The Other Critics

Can Alan Richman’s Takedown Kill the Bill’s Burger?

Photo: Hannah Whitaker/New York Magazine

Nick Solares of A Hamburger Today expressed disappointment in the sliders at Mark today, and you knew someone was also going to swim against the tide of adoration being washed upon Bill’s Burger and Bar. Unsurprisingly, it’s noted crank Alan Richman, who usually waits a while before turning on a restaurant (witness his review of Peter Luger), but wastes no time here. Not only does he take Bill’s down several notches in his GQ review, he uses it as an excuse to scold bloggers for “going berserk” about the burger.

Richman basically says that the burger beasts who initially set the laudatory tone were influenced by pre-opening press previews, and that “judging a restaurant by the food served at press events is like judging a baseball team by the home runs hit during batting practice.” Richman’s opinion: “The burger is flat, dry, and overcooked, as well as served on a second-rate bun … The cheese was innocuous American. The bun was innocuous seeded Arnold’s. The onions were finely diced and — no surprise — innocuous. This was not perfection. This was not the best burger in New York. This was not even a good burger.” It goes on from there, until Richman kisses off the whole operation: “I feel sorry for Bill’s Burger & Bar. It’s a mediocre spot in the Meatpacking District, where restaurants with low expectations can endure.” Ouch.

For all of his dismissiveness about bloggers (he goes so far as to question departed Feedbag editor Josh “Mr. Cutlets” Ozersky’s critical acumen about hamburgers, of all things), Richman doesn’t mention anything about the Underground Gourmet’s assessment. Perhaps calling out those easy-target bloggers is kosher, but doing the same with fellow critics would be too much of a break from form? You’ll recall that Rob Patronite and Robin Raisfeld praised the patty (they found it “almost as crisp on the outside as a falafel ball and cooked through — but still fairly juicy thanks to its loose and crumbly construction”), but weren’t crazy about the construction: “While decidedly a great burger, and already one of New York’s best, it’s not as juicy and cohesive as its Shake Shack rival, and its construction can err, depending on the night and the cook, on the wrong side of floppy.” Apparently the construction really erred on the nights Richman visited. Or maybe the burger wasn’t the bad taste in his mouth — it was the fact that the bloggers got to the party first and were controlling the conversation.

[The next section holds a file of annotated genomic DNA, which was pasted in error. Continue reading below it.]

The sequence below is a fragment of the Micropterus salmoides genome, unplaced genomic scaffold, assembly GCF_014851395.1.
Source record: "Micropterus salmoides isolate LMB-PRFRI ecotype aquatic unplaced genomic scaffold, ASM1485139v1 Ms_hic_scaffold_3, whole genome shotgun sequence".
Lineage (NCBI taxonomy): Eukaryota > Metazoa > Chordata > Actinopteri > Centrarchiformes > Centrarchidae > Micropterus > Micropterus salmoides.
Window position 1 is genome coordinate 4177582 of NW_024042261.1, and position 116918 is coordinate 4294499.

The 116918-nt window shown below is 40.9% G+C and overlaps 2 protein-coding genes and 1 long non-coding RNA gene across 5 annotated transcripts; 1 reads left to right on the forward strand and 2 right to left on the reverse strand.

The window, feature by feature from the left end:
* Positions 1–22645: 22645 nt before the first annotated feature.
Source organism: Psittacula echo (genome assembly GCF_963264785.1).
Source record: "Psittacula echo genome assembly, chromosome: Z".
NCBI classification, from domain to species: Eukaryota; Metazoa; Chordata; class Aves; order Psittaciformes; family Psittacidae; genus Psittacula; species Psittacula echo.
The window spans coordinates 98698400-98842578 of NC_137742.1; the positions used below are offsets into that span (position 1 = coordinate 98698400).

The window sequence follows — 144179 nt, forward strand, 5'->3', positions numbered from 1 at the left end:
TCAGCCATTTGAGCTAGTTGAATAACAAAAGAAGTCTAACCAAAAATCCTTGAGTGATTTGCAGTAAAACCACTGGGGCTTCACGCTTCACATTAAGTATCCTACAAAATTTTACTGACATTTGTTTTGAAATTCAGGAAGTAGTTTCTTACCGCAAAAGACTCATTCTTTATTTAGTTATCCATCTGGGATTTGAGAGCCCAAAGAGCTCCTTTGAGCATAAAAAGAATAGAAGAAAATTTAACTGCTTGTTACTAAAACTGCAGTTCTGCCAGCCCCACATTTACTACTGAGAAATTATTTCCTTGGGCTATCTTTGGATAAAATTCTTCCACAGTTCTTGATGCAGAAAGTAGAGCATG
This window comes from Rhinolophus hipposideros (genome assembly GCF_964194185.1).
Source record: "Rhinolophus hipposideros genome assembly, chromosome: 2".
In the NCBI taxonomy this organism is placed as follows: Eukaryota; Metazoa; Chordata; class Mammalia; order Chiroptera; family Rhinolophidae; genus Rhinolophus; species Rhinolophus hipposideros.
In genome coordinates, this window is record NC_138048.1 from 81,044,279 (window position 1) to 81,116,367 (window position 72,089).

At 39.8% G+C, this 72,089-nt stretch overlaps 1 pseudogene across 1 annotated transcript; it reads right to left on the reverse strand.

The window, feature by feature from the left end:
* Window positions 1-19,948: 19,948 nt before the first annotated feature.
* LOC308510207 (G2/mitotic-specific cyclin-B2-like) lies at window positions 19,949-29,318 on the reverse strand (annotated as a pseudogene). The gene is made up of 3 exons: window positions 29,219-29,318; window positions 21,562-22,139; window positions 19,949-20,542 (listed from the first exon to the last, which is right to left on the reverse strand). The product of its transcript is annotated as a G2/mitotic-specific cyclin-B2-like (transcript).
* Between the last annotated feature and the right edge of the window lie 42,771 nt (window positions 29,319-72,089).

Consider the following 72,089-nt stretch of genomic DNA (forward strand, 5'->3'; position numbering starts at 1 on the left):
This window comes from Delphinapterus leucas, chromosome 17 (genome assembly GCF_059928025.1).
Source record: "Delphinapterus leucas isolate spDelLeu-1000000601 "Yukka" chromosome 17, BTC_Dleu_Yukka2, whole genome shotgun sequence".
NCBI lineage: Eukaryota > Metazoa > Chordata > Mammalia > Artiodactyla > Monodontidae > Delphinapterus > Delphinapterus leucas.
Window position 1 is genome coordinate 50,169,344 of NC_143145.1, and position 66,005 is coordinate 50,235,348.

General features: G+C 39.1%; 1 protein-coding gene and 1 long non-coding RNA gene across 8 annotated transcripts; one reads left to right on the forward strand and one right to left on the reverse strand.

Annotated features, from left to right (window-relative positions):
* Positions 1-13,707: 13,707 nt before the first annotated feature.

Whatever you believe about this burger, it’s clear that it’s the current foodie barometer — just like David Chang’s ramen before it. The genius of the Bill’s Burger, like that ramen, is that anyone can try it for cheap, without much of a time commitment (ignoring the waits at Bill’s), and have an opinion about it. And if you don’t think that opinion goes a long way in foodie conversations, consider the fact that Ozersky has revived the Feedbag (previously in a “fugue state” after his departure as Citysearch editor), just to heap still more paragraphs of praise on the Bill’s Burger. (The post seems to have been written before Richman’s review, which isn’t mentioned — so you can probably expect yet another follow-up before the ’bag is kaput.)

Long and short of it: The burger is officially a conversation piece (even more so now), and Alan Richman’s calculated takedown won’t succeed in taking it down at all. All the opposite: Steven Hanson’s recession-minded philosophy of hugging the customer (and the bloggers first and foremost) is poised to pay off big time. It remains to be seen whether the Bill’s Burger achieves the immortality of the Shack Burger in foodie circles, but if nothing else, it’s a coup of burgvertising that deserves to be studied in Marketing 101 for a long time to come.

Update: Cutlets Defends Bill’s Burger; AHT Goes Gaga for Bulgogi Burger

Can Alan Richman’s Takedown Kill the Bill’s Burger?